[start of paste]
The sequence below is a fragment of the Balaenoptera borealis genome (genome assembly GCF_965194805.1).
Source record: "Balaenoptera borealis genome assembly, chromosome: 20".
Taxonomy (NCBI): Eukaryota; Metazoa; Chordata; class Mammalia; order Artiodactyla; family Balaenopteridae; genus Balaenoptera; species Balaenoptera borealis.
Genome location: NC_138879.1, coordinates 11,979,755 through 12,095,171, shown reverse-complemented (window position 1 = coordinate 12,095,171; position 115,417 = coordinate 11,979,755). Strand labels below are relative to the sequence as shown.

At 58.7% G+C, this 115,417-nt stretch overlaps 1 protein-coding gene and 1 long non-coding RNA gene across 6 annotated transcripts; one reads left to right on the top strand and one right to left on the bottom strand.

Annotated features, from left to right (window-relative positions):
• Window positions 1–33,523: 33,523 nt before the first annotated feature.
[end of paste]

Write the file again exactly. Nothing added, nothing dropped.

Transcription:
The sequence below is a fragment of the Balaenoptera borealis genome (genome assembly GCF_965194805.1).
Source record: "Balaenoptera borealis genome assembly, chromosome: 20".
Taxonomy (NCBI): Eukaryota; Metazoa; Chordata; class Mammalia; order Artiodactyla; family Balaenopteridae; genus Balaenoptera; species Balaenoptera borealis.
Genome location: NC_138879.1, coordinates 11,979,755 through 12,095,171, shown reverse-complemented (window position 1 = coordinate 12,095,171; position 115,417 = coordinate 11,979,755). Strand labels below are relative to the sequence as shown.

At 58.7% G+C, this 115,417-nt stretch overlaps 1 protein-coding gene and 1 long non-coding RNA gene across 6 annotated transcripts; one reads left to right on the top strand and one right to left on the bottom strand.

Annotated features, from left to right (window-relative positions):
• Window positions 1–33,523: 33,523 nt before the first annotated feature.